A stable teacher identity comes through developing a sense of ‘self-efficacy’ (Day et al. 2007), but maintaining this is challenging in a profession characterised by increasingly overt external accountability constraints (Hargreaves 2000, Ball 2003, Apple 2005). Sachs (2003), however, argues that performative policy and practice can be and is countered where strong collegial professional values maintain an inquiry-oriented approach in which teachers are active agents pursuing a ‘moral purpose’ (Sachs 2003).
An important aspect of this study is that of leadership and support cultures in schools. A recurring theme in studies of teacher motivation and efficacy highlights to crucial role played by the culture of collaborative professionalism and effective leadership within the school (Hord 1997, Katzenmeyer & Moller 2009, Day & Gu 2010). From this body of literature comes a growing consensus that effective school leadership must promote a whole-school ‘professional learning culture’ (Stoll & Louis 2007, Day & Gu 2010)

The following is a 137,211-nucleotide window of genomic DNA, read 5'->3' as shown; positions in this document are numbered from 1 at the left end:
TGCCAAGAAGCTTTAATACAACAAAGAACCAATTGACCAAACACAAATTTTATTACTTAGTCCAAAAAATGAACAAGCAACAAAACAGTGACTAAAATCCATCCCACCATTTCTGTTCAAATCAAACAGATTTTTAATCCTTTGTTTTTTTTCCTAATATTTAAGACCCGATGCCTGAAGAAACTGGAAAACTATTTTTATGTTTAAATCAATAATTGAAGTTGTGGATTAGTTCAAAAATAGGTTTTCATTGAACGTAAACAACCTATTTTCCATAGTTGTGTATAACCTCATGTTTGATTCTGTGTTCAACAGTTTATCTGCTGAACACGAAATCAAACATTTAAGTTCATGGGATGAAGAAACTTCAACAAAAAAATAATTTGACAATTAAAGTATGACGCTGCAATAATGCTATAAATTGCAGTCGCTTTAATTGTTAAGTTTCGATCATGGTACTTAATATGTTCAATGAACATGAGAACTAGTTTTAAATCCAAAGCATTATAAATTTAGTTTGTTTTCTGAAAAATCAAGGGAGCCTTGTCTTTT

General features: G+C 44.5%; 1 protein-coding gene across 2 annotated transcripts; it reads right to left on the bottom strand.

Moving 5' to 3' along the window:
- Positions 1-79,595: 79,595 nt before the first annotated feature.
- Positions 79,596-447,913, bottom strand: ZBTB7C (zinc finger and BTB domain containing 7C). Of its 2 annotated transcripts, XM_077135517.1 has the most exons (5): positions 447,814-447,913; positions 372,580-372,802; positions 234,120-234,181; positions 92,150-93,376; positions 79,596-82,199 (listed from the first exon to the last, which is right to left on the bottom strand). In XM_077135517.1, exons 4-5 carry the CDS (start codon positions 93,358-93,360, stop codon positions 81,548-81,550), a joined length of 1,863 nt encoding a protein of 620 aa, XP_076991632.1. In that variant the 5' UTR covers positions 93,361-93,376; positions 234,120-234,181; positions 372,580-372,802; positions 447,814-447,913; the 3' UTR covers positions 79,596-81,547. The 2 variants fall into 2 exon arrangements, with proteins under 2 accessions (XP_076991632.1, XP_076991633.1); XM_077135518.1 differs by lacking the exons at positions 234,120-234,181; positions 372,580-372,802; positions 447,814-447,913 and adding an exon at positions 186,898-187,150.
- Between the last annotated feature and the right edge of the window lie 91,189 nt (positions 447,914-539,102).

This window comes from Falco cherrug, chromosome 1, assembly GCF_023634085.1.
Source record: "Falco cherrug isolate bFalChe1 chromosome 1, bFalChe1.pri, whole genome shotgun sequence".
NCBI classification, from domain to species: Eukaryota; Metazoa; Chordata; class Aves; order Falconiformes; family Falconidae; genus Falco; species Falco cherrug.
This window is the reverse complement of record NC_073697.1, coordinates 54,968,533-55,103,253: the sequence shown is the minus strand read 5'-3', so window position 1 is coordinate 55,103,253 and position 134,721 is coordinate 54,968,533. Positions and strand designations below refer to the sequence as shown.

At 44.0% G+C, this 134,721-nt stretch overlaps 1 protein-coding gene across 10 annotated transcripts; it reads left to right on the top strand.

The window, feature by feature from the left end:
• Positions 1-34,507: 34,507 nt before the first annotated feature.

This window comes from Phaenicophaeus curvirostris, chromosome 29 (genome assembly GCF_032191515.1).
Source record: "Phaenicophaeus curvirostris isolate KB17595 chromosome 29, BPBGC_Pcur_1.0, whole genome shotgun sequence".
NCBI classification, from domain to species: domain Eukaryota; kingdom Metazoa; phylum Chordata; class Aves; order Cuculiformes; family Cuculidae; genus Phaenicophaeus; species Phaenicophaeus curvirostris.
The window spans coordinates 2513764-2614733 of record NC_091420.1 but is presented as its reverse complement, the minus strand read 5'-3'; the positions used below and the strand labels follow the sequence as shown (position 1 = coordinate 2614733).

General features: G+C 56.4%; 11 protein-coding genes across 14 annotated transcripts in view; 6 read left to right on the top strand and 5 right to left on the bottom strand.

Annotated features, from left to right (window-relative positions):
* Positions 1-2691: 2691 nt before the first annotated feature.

Ammermüller, A. & Lauer, C. 2009. 'School quality and educational outcomes in Europe', in Dolton, P., Asplund, R. & Barth, E. (eds) Education and inequality across Europe. London: Edward Elgar Anthony, G. & Ord, K. 2008 Change-of-career secondary teachers: motivations, expectations and intentions, APJTE, 36(4):359-376. Apple, M.W. 2005 Education, markets, and an audit culture, Critical Quarterly 47(1/2):11-29 Ball, S.J. 2003 The teacher’s soul and the terrors of performativity, JEP, 18(2):215-228 Barber, M, & Mourshed, M. 2007 How the world's best performing school systems come out on top, McKinsey & Co Darling-Hammond, L; Holtzman, D.; Gatlin, S; Vasquez Heilig, J. 2005 Does Teacher Preparation Matter? Evidence about Teacher Certification, Teach for America, and Teacher Effectiveness, Education Policy Analysis Archives (13):1-48 Darling-Hammond, L. 2009 Educational Opportunity and Alternative Certification: New Evidence and New Questions, Stanford: SCOPE Day, C. & Gu, Q. 2010 The New Lives of Teachers, Abingdon: Routledge Freedman, S., Lipson, B. Hargreaves, D. 2008 More Good Teachers, London: Policy Exchange Furlong, J. 2005 New Labour and teacher education: the end of an era. ORE, 31(1):119–134 Haggard, C., Slostad, F. & Winterton, S. 2006 Transition to the School as Workplace: Challenges of second career teachers, TATE, 17(4):317–327 Hargreaves, A. 2000 Four ages of professionalism and professional learning, TTRP, 6(2):151-182. Little, J. 2010 The Teacher Workforce and Educational Equity, RoEE, 34(1):285-328 Mayotte, G. 2003. Stepping stones to success: previously developed career competencies and their benefits to career switchers transitioning to teaching, TATE, 19:681–695 Nias, J. 1989 Primary Teachers Talking: a study of teaching as work, London: Routledge OECD 2011 Building a High-Quality Teaching Profession: Lessons from around the World. Paris: OECD Sachs, J. (2003) The Activist Professional. Buckingham: OUP Tigchelaar, A., Brouwer, N. & Vermunt, JD. 2010 Tailor made: Towards a pedagogy for educating second-career teachers, ERR, 5:164–183 xxxxxxx. 2011 Professionalism and the post-performative teacher: new teachers reflect on autonomy and accountability in the English school system, Professional Development in Education, 37(3): pp 1-21 xxxxxxx, Busher, H., Kakos, M., Mohamed, C. & Smith, J. 2012 Crossing borders: new teachers co-constructing professional identity in performative times, Professional Development in Education, 38(1): pp 65-78